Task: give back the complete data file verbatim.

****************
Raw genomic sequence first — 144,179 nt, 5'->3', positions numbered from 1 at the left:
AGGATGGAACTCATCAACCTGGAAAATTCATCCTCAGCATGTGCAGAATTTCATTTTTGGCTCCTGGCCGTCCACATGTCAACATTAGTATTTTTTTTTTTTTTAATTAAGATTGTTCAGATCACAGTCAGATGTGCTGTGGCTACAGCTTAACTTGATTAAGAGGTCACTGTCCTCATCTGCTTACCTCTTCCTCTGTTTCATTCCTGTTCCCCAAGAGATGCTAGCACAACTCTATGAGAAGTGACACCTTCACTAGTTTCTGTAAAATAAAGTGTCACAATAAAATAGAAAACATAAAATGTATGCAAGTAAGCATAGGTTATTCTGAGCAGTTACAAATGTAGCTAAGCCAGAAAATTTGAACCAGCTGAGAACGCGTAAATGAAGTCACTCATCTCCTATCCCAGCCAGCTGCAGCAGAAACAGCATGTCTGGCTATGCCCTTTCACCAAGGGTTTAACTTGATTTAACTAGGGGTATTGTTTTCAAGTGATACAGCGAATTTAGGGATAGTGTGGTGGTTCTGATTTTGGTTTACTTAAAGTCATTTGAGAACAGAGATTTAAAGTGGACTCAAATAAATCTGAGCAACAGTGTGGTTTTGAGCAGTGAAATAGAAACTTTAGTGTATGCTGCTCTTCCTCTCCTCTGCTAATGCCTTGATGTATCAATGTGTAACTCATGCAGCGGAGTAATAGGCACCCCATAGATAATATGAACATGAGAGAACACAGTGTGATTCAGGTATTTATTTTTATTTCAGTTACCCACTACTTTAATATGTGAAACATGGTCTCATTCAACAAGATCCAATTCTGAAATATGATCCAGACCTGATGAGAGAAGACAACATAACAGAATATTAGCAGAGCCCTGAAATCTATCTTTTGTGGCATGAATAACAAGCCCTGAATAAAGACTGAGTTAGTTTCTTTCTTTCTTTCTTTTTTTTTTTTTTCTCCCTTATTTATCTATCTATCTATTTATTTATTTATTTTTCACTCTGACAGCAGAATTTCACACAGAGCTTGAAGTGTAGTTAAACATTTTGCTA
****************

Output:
Raw genomic sequence first — 144,179 nt, 5'->3', positions numbered from 1 at the left:
AGGATGGAACTCATCAACCTGGAAAATTCATCCTCAGCATGTGCAGAATTTCATTTTTGGCTCCTGGCCGTCCACATGTCAACATTAGTATTTTTTTTTTTTTTAATTAAGATTGTTCAGATCACAGTCAGATGTGCTGTGGCTACAGCTTAACTTGATTAAGAGGTCACTGTCCTCATCTGCTTACCTCTTCCTCTGTTTCATTCCTGTTCCCCAAGAGATGCTAGCACAACTCTATGAGAAGTGACACCTTCACTAGTTTCTGTAAAATAAAGTGTCACAATAAAATAGAAAACATAAAATGTATGCAAGTAAGCATAGGTTATTCTGAGCAGTTACAAATGTAGCTAAGCCAGAAAATTTGAACCAGCTGAGAACGCGTAAATGAAGTCACTCATCTCCTATCCCAGCCAGCTGCAGCAGAAACAGCATGTCTGGCTATGCCCTTTCACCAAGGGTTTAACTTGATTTAACTAGGGGTATTGTTTTCAAGTGATACAGCGAATTTAGGGATAGTGTGGTGGTTCTGATTTTGGTTTACTTAAAGTCATTTGAGAACAGAGATTTAAAGTGGACTCAAATAAATCTGAGCAACAGTGTGGTTTTGAGCAGTGAAATAGAAACTTTAGTGTATGCTGCTCTTCCTCTCCTCTGCTAATGCCTTGATGTATCAATGTGTAACTCATGCAGCGGAGTAATAGGCACCCCATAGATAATATGAACATGAGAGAACACAGTGTGATTCAGGTATTTATTTTTATTTCAGTTACCCACTACTTTAATATGTGAAACATGGTCTCATTCAACAAGATCCAATTCTGAAATATGATCCAGACCTGATGAGAGAAGACAACATAACAGAATATTAGCAGAGCCCTGAAATCTATCTTTTGTGGCATGAATAACAAGCCCTGAATAAAGACTGAGTTAGTTTCTTTCTTTCTTTCTTTTTTTTTTTTTTCTCCCTTATTTATCTATCTATCTATTTATTTATTTATTTTTCACTCTGACAGCAGAATTTCACACAGAGCTTGAAGTGTAGTTAAACATTTTGCTA